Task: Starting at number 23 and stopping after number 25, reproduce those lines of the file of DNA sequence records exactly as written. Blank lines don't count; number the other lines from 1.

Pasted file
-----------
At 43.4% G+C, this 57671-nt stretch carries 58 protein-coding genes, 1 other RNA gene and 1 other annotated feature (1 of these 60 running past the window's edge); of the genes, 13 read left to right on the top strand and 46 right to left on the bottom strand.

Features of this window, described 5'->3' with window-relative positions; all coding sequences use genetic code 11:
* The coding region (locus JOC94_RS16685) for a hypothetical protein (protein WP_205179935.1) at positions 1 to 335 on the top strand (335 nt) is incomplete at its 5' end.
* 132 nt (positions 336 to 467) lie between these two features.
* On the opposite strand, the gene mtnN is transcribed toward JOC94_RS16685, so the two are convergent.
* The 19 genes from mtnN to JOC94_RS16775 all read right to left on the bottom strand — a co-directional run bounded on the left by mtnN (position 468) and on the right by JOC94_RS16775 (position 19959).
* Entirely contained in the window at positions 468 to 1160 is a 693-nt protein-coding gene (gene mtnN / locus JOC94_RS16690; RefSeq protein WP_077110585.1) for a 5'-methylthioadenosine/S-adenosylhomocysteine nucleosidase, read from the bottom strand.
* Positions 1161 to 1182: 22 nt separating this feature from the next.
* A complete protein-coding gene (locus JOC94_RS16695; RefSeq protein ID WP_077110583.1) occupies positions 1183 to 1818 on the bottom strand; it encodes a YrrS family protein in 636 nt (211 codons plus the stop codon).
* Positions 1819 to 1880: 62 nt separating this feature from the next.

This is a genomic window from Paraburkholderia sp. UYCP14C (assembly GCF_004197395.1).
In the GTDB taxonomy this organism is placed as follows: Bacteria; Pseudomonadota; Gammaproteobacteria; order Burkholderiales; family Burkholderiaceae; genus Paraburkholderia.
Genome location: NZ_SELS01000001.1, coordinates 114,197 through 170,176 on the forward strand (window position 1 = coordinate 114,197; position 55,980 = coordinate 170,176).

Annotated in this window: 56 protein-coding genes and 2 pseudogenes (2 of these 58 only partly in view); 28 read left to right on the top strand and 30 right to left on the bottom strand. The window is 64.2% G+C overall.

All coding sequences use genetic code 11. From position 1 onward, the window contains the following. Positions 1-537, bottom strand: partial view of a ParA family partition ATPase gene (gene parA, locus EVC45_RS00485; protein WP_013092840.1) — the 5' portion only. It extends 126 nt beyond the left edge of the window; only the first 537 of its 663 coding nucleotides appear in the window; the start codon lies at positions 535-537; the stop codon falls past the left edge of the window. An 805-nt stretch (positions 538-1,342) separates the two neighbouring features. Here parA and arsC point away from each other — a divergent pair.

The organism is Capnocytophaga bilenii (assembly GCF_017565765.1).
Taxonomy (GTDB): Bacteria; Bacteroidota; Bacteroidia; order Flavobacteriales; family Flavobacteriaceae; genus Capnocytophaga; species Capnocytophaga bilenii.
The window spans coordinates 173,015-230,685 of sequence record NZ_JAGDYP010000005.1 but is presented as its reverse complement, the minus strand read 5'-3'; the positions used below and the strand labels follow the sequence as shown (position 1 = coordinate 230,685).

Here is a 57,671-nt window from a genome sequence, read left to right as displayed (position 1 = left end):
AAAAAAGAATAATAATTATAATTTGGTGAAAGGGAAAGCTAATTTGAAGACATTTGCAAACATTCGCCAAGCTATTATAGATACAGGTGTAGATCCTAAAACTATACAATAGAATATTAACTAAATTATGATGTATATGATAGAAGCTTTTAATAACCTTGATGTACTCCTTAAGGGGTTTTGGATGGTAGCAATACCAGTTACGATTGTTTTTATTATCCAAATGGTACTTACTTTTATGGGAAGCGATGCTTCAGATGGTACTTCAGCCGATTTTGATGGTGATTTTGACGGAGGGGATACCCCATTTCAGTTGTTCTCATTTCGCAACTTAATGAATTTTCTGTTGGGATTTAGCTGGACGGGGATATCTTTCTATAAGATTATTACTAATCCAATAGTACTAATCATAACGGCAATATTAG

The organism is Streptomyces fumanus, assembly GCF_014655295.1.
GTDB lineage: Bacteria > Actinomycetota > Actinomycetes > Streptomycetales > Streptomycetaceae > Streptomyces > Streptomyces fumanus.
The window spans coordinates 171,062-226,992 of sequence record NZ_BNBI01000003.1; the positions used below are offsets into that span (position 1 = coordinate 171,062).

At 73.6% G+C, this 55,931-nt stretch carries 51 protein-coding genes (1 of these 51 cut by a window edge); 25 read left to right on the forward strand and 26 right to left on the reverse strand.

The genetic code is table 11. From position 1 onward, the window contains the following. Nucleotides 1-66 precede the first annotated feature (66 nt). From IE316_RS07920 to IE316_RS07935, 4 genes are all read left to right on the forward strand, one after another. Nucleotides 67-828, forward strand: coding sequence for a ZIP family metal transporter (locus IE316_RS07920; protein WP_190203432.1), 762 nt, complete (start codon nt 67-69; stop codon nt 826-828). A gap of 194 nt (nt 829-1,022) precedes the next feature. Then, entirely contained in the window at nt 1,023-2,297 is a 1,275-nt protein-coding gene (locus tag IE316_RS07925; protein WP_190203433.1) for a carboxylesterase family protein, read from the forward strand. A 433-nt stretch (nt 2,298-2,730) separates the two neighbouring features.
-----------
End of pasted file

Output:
The window spans coordinates 171,062-226,992 of sequence record NZ_BNBI01000003.1; the positions used below are offsets into that span (position 1 = coordinate 171,062).

At 73.6% G+C, this 55,931-nt stretch carries 51 protein-coding genes (1 of these 51 cut by a window edge); 25 read left to right on the forward strand and 26 right to left on the reverse strand.

The genetic code is table 11. From position 1 onward, the window contains the following. Nucleotides 1-66 precede the first annotated feature (66 nt). From IE316_RS07920 to IE316_RS07935, 4 genes are all read left to right on the forward strand, one after another. Nucleotides 67-828, forward strand: coding sequence for a ZIP family metal transporter (locus IE316_RS07920; protein WP_190203432.1), 762 nt, complete (start codon nt 67-69; stop codon nt 826-828). A gap of 194 nt (nt 829-1,022) precedes the next feature. Then, entirely contained in the window at nt 1,023-2,297 is a 1,275-nt protein-coding gene (locus tag IE316_RS07925; protein WP_190203433.1) for a carboxylesterase family protein, read from the forward strand. A 433-nt stretch (nt 2,298-2,730) separates the two neighbouring features.